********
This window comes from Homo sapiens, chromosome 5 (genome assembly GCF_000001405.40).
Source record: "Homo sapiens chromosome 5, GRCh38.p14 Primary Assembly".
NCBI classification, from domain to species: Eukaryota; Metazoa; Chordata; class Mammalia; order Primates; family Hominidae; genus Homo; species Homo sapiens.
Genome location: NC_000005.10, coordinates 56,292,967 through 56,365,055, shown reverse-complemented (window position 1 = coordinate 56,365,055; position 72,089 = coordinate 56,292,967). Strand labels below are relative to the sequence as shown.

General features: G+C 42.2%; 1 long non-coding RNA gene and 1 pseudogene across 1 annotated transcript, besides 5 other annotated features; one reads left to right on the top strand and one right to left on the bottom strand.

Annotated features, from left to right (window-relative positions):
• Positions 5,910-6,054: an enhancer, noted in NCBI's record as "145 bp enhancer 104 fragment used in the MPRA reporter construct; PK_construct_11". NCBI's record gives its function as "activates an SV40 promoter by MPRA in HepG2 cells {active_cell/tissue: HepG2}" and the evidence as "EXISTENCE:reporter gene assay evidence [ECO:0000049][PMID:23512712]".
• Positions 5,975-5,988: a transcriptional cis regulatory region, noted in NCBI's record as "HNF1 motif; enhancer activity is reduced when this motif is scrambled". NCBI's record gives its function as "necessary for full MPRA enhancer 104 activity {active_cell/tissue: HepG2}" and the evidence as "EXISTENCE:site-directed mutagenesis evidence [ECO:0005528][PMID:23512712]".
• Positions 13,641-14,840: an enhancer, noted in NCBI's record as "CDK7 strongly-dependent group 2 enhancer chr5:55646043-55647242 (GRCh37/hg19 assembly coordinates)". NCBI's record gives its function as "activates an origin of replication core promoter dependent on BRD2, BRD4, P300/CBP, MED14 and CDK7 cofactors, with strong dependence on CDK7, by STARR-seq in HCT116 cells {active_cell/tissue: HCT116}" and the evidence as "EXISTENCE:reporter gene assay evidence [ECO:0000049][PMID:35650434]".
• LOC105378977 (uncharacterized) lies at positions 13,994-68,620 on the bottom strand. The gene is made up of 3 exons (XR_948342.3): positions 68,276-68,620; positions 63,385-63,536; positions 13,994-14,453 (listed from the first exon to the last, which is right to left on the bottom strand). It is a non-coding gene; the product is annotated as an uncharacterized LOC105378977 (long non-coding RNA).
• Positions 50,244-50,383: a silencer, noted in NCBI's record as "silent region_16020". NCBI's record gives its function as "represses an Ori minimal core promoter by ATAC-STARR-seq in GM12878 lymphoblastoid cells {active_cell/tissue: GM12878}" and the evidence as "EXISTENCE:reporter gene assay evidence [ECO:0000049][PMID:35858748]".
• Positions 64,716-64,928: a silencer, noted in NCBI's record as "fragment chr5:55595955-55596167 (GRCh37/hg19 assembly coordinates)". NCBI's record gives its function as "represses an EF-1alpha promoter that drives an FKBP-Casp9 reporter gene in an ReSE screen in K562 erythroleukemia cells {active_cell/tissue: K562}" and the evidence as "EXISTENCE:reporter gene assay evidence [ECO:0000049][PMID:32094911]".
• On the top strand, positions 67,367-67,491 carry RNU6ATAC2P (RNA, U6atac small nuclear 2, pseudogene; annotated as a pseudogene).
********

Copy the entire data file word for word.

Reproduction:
This window comes from Homo sapiens, chromosome 5 (genome assembly GCF_000001405.40).
Source record: "Homo sapiens chromosome 5, GRCh38.p14 Primary Assembly".
NCBI classification, from domain to species: Eukaryota; Metazoa; Chordata; class Mammalia; order Primates; family Hominidae; genus Homo; species Homo sapiens.
Genome location: NC_000005.10, coordinates 56,292,967 through 56,365,055, shown reverse-complemented (window position 1 = coordinate 56,365,055; position 72,089 = coordinate 56,292,967). Strand labels below are relative to the sequence as shown.

General features: G+C 42.2%; 1 long non-coding RNA gene and 1 pseudogene across 1 annotated transcript, besides 5 other annotated features; one reads left to right on the top strand and one right to left on the bottom strand.

Annotated features, from left to right (window-relative positions):
• Positions 5,910-6,054: an enhancer, noted in NCBI's record as "145 bp enhancer 104 fragment used in the MPRA reporter construct; PK_construct_11". NCBI's record gives its function as "activates an SV40 promoter by MPRA in HepG2 cells {active_cell/tissue: HepG2}" and the evidence as "EXISTENCE:reporter gene assay evidence [ECO:0000049][PMID:23512712]".
• Positions 5,975-5,988: a transcriptional cis regulatory region, noted in NCBI's record as "HNF1 motif; enhancer activity is reduced when this motif is scrambled". NCBI's record gives its function as "necessary for full MPRA enhancer 104 activity {active_cell/tissue: HepG2}" and the evidence as "EXISTENCE:site-directed mutagenesis evidence [ECO:0005528][PMID:23512712]".
• Positions 13,641-14,840: an enhancer, noted in NCBI's record as "CDK7 strongly-dependent group 2 enhancer chr5:55646043-55647242 (GRCh37/hg19 assembly coordinates)". NCBI's record gives its function as "activates an origin of replication core promoter dependent on BRD2, BRD4, P300/CBP, MED14 and CDK7 cofactors, with strong dependence on CDK7, by STARR-seq in HCT116 cells {active_cell/tissue: HCT116}" and the evidence as "EXISTENCE:reporter gene assay evidence [ECO:0000049][PMID:35650434]".
• LOC105378977 (uncharacterized) lies at positions 13,994-68,620 on the bottom strand. The gene is made up of 3 exons (XR_948342.3): positions 68,276-68,620; positions 63,385-63,536; positions 13,994-14,453 (listed from the first exon to the last, which is right to left on the bottom strand). It is a non-coding gene; the product is annotated as an uncharacterized LOC105378977 (long non-coding RNA).
• Positions 50,244-50,383: a silencer, noted in NCBI's record as "silent region_16020". NCBI's record gives its function as "represses an Ori minimal core promoter by ATAC-STARR-seq in GM12878 lymphoblastoid cells {active_cell/tissue: GM12878}" and the evidence as "EXISTENCE:reporter gene assay evidence [ECO:0000049][PMID:35858748]".
• Positions 64,716-64,928: a silencer, noted in NCBI's record as "fragment chr5:55595955-55596167 (GRCh37/hg19 assembly coordinates)". NCBI's record gives its function as "represses an EF-1alpha promoter that drives an FKBP-Casp9 reporter gene in an ReSE screen in K562 erythroleukemia cells {active_cell/tissue: K562}" and the evidence as "EXISTENCE:reporter gene assay evidence [ECO:0000049][PMID:32094911]".
• On the top strand, positions 67,367-67,491 carry RNU6ATAC2P (RNA, U6atac small nuclear 2, pseudogene; annotated as a pseudogene).